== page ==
Formula predicts ideal dose of stem cells to cure HIV
Scientists have determined the optimal conditions following a stem cell transplant that could control HIV without the need of an everyday pill, according to a study published today in eLife.
Finding the right balance of stem cell dose, cell type and timing of antiretroviral therapy (ART) could potentially lead to a spontaneous cure of HIV.
There are only two cases of HIV cure to date: the Berlin Patient and the London Patient, who both received stem cell transplants with stem cells from donors that lack a molecule called CCR5, which HIV is attracted to.
"The major obstacle to HIV eradication is a latent reservoir of long-lived infected cells, and cure strategies aim to eliminate all infected cells or permanently prevent viral reactivation from latency," explains first author E. Fabian Cardozo-Ojeda, Senior Staff Scientist at the Vaccine and Infectious Disease Division, Fred Hutchinson Cancer Research Center, Seattle, US. "We wanted to recreate the cures seen in the Berlin and London patients but with reduced toxicity."
The team investigated the use of autologous stem cell transplants, where bone marrow stem cells are removed from the patient, engineered using gene editing so that they lack CCR5, and then returned to patients. This technique is being tested in an early clinical trial in people with HIV, but the minimum number of CCR5-edited stem cells required for the long-term remission or cure seen in the Berlin and London patients was unknown.
To determine this, the researchers developed a multi-stage mathematical model to study the dynamics of residual and transplanted stem cells, HIV viral load (the amount of virus in the blood) and how these are affected by the timing of ART withdrawal. They based their model on data from 22 monkeys with simian HIV which were treated with a stem cell transplant, with or without CCR5 gene editing. A subset of the animals then had their ART stopped after a year.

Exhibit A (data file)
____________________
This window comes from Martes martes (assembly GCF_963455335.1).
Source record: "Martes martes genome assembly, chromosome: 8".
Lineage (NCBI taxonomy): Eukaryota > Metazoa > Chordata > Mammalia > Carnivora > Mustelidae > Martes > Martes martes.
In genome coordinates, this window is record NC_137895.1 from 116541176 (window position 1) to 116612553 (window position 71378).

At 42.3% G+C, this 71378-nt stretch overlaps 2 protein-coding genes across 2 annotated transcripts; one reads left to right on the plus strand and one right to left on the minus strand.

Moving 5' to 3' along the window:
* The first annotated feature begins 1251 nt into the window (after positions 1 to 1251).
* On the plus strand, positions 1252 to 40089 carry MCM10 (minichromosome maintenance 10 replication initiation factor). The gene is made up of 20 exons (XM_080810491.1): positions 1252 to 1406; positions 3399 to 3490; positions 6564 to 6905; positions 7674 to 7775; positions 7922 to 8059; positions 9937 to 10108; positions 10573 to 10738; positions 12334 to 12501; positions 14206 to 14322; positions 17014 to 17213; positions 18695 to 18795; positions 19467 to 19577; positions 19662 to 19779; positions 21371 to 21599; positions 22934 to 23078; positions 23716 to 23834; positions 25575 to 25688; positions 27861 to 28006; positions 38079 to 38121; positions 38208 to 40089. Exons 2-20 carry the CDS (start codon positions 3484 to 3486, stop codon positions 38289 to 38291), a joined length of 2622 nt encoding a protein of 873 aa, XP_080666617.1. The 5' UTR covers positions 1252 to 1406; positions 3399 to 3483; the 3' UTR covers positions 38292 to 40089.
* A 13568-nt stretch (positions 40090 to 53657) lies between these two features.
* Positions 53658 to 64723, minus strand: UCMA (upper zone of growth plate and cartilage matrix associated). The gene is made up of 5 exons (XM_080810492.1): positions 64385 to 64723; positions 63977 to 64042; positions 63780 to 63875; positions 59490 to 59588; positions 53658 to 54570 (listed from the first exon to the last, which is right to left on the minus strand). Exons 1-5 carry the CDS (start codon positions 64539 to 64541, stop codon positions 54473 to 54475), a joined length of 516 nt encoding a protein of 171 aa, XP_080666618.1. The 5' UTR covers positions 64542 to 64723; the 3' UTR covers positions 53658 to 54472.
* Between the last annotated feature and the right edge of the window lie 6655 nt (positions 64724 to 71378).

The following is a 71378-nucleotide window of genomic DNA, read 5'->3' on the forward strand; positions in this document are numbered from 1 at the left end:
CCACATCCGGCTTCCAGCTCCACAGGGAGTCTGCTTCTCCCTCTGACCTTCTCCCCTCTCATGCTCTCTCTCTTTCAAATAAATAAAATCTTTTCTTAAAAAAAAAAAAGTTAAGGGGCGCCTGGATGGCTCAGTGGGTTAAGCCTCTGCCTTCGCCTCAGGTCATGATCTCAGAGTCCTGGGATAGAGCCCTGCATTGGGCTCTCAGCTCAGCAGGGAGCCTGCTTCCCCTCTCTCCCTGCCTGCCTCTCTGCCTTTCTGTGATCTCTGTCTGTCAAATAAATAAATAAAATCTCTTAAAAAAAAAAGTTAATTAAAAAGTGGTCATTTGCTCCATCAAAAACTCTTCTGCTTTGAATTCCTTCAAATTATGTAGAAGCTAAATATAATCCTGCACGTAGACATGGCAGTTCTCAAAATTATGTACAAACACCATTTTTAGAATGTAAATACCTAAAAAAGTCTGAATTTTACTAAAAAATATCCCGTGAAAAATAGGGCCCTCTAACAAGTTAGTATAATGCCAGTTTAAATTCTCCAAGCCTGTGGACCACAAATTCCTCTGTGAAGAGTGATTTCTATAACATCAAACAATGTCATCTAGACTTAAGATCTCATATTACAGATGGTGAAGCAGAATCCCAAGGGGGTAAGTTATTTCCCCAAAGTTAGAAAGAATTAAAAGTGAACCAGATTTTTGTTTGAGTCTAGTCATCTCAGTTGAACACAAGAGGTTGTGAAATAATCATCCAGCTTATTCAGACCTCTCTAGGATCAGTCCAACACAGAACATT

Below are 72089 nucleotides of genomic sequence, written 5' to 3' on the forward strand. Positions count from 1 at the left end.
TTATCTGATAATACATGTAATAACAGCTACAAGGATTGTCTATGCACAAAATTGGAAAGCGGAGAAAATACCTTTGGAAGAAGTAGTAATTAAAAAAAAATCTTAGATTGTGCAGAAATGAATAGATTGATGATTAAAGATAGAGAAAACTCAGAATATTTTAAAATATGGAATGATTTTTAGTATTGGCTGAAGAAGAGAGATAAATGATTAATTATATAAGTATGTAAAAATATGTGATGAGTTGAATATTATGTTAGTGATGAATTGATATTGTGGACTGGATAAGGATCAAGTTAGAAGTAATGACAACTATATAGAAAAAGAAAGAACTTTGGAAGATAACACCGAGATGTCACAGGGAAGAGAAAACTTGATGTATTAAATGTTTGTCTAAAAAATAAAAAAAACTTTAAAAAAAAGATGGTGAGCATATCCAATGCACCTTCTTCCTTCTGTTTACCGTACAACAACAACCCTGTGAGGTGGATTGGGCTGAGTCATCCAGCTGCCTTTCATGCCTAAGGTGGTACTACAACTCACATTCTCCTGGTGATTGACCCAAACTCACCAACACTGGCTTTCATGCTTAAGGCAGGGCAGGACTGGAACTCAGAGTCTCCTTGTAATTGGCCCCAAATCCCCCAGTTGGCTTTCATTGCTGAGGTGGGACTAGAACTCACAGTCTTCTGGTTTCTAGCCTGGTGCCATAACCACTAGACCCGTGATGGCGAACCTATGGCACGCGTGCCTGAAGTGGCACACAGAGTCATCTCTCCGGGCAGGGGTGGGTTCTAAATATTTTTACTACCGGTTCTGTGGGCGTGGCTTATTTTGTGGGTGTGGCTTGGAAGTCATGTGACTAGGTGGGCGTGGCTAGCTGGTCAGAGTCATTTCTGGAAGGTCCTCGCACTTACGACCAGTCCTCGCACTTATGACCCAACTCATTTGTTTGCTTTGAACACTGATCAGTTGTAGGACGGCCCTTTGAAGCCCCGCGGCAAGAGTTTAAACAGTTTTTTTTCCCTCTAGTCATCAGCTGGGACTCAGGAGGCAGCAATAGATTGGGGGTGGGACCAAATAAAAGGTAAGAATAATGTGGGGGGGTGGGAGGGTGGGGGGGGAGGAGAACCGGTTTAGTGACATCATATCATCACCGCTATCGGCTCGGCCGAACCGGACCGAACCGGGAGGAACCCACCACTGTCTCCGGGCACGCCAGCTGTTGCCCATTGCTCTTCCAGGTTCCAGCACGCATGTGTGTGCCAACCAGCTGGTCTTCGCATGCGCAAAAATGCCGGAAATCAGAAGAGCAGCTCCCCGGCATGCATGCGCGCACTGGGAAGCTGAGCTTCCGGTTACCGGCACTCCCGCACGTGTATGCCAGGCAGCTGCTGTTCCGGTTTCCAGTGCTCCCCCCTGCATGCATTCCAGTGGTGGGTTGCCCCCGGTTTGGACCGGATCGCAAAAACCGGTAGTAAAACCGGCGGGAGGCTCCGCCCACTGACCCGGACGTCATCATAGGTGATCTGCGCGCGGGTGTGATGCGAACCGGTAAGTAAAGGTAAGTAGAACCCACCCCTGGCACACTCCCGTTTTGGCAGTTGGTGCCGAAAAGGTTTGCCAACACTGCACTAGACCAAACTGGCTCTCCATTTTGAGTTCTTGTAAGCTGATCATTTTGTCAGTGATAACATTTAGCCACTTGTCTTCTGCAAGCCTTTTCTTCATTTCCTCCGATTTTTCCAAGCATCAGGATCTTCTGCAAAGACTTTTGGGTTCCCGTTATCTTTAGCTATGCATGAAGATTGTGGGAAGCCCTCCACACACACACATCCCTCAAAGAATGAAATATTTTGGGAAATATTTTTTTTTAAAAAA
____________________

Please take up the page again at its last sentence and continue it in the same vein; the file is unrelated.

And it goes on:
The immune cell dynamics and viral load differed between the animals, but a consistent theme was that the viral load after ART withdrawal was higher in transplanted animals than untreated. This suggests that stem cell transplantation might reduce existing immune cell immunity to HIV. The team speculated that this immunity might be recovered if CCR5 is sufficiently disrupted in the transplanted stem cells.
To explore this, they used their model to calculate the conditions required to achieve viral control after ART withdrawal. They found two important conditions: the first was ensuring a dose of at least five times as many transplanted stem cells as there are residual stem cells after the transplant, and the second was allowing the CCR5-edited stem cells to be at least 76-94% of the total transplanted stem cell population.
"Our model predicts that viral control might be possible following autologous, gene-edited stem cell transplants if a sufficient proportion of edited stem cells are allowed to repopulate the blood before ART is stopped," concludes senior author Joshua T. Schiffer, Associate Professor at the Vaccine and Infectious Disease Division, Fred Hutchinson Cancer Center. "The results illustrate the capabilities of mathematical models in optimizing strategies for HIV cure."